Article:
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London Fire Brigade Deputy Commissioner retires from service

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London Fire Brigade’s Deputy Commissioner Richard Mills took part in his final roll call at Stratford Fire Station on 3 October after 30 years’ service.

During his service, Mills played a key role in many changes to the Brigade’s operational policies and equipment, from overhauling the response to high rise firefighting, the introduction of the Fire Survival Guidance App and securing the Marauding Terrorist Agreement with the Fire Brigades Union.

The changes have enabled the Brigade to better serve the communities of London and adapt to the changing built environment. In recent times, Mills led the Brigade’s response to the Covid-19 pandemic through two exceptionally challenging years that required tough decisions to keep our service running for the people of London.

Over his career he has been involved in many significant incidents including the London riots, where he was the Borough Commander for Haringey, a large fire at the Mandarin Oriental hotel and the Grenfell Tower fire.

Deputy Commissioner Richard Mills said: “Over the years the role of a firefighter has evolved, it has been shaped by moments in history which have led to change.

“Historic moments such as the fire at Kings Cross Station, the 9/11 terror attacks, the 7/7 bombings and the Grenfell Tower fire have changed our direction of travel. We have learned and changed from these historic moments, and from every incident we attend.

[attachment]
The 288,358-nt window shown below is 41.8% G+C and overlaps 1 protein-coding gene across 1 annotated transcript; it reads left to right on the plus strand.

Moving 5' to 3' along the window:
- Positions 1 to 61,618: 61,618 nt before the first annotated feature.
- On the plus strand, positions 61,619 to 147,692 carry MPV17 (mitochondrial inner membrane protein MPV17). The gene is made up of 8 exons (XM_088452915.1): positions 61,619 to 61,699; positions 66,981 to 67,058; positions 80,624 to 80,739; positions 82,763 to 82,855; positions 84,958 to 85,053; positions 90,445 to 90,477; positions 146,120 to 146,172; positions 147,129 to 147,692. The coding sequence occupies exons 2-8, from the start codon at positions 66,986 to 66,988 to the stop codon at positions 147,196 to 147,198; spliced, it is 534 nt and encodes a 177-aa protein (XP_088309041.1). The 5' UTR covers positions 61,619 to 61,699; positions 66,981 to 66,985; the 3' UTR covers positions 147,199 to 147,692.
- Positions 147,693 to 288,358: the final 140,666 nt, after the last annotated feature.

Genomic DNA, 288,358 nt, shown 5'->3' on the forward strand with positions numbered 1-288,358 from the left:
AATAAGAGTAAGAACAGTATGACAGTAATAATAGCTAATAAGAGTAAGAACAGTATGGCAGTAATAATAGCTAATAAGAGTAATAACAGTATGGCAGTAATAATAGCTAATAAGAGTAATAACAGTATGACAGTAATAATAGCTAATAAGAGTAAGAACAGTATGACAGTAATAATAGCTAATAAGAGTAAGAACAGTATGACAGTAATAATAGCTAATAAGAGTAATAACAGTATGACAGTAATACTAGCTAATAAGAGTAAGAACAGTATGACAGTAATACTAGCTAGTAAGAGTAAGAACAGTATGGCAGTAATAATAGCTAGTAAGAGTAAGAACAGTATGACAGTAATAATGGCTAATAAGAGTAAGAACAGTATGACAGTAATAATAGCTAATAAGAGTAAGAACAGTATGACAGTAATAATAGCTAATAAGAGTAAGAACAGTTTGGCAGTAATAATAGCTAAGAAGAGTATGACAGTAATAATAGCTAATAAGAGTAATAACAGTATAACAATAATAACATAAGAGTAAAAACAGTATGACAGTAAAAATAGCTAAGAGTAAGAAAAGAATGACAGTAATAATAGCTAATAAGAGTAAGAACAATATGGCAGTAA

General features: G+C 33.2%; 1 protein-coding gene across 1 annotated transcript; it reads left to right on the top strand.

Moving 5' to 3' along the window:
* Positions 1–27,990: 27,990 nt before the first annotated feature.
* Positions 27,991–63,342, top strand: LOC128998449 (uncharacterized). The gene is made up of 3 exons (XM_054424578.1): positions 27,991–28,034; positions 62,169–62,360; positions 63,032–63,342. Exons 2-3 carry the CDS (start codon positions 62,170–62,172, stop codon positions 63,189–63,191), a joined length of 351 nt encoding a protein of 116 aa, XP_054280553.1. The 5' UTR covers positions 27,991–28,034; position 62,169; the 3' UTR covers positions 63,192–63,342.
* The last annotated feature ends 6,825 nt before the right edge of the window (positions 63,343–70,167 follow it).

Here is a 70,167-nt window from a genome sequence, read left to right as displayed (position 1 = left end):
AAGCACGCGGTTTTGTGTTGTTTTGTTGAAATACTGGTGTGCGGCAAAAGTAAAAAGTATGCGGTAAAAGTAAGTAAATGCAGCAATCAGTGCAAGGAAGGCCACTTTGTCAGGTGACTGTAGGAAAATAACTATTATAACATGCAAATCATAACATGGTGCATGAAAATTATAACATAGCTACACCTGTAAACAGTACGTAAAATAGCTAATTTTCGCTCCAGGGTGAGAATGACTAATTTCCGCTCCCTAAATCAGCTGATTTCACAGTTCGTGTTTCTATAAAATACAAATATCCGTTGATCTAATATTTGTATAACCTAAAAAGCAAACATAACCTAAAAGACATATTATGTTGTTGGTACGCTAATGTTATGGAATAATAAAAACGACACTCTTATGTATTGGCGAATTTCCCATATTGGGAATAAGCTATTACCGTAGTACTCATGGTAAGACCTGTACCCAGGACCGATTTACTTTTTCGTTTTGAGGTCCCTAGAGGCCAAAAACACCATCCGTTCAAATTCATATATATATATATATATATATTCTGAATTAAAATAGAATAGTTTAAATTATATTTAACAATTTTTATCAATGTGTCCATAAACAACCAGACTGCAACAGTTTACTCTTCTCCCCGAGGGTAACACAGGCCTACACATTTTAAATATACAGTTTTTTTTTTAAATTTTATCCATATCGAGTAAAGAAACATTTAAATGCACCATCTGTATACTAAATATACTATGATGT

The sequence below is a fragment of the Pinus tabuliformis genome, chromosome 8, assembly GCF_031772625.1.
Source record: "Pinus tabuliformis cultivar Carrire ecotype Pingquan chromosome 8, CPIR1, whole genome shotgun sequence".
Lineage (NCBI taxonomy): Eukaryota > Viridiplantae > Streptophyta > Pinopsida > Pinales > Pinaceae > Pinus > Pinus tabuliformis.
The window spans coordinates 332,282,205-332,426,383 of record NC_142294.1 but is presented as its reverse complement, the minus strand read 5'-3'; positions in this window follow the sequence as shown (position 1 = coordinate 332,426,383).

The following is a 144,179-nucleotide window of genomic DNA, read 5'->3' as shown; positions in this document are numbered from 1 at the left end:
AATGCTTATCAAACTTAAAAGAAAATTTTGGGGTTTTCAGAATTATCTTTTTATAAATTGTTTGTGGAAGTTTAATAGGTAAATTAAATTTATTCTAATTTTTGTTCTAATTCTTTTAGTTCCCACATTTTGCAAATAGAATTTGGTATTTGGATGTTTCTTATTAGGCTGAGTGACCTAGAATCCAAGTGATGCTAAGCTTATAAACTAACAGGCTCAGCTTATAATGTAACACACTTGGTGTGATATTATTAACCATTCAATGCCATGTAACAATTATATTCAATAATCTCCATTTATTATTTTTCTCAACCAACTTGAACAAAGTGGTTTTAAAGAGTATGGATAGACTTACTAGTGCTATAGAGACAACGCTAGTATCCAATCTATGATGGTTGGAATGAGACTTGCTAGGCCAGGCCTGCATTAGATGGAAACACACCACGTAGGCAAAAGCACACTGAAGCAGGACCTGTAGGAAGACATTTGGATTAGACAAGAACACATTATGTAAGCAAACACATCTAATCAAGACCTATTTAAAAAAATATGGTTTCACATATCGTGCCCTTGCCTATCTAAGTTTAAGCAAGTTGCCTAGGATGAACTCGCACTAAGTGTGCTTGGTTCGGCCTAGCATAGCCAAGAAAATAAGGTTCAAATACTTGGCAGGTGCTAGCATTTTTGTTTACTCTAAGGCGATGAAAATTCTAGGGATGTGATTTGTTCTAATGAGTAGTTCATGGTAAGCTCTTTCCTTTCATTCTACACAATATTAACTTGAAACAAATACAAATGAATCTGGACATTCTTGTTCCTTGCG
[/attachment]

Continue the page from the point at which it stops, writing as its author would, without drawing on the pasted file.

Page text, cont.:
“We have recognised the need to adapt, and I have seen many changes throughout my career in the ways we fight fires. There have been so many developments to our response over the years and the equipment we use that has enabled us to acclimatise to the changing environment and I am proud to have played a role in that transformation.”

Reflecting on his time in the service, Mills said: “One of the most important changes I have seen over the years is the improvement in the support firefighters now have access to. I have seen a wide variety of incidents during my 30 years. I have seen very harrowing sights that will stay with me – being a firefighter is not only physically challenging but mentally challenging too.

“When I first joined there wasn’t anywhere to go to talk about what you’d seen or how you were feeling, the views on mental health were very different to what they are now. Now mental health is something that is discussed more openly. The Brigade has a counselling service, which is accessible to all staff, after a challenging incident the crews can talk freely about it and we check on them.

“We aren’t machines, under the uniform we are human and can be affected by what we see – I think that can sometimes get forgotten. We are now in a position where we can openly discuss how we are feeling, which is a such a positive step forward.”

He added: “I am incredibly grateful for what the Brigade has given me – a career, development, life skills and opportunities I wouldn’t have had in any other job. I am proud of the changes and transformation I have seen. I am confident that the people and teams that I leave behind at the Brigade will continue to drive forward the change that is needed to ensure our communities get the services they need.

“I am honoured to have served at the Brigade and proud of everyone I have worked with. Regardless of anything, when there is a moment of adversity everyone always steps up. Everyone is willing to go the extra mile to serve the people of London.

“One thing you realise with firefighting is no matter whether you attend the richest or poorest address, no matter the value of the property it is a traumatic experience that effects everyone the same way. I remember an incident where a man had started a fire to heat a can of beans, which was all he had, after we dealt with the fire the crews took it upon themselves to go away and buy him some food. Sometimes being a firefighter is about doing the right thing not what’s in the job description.”

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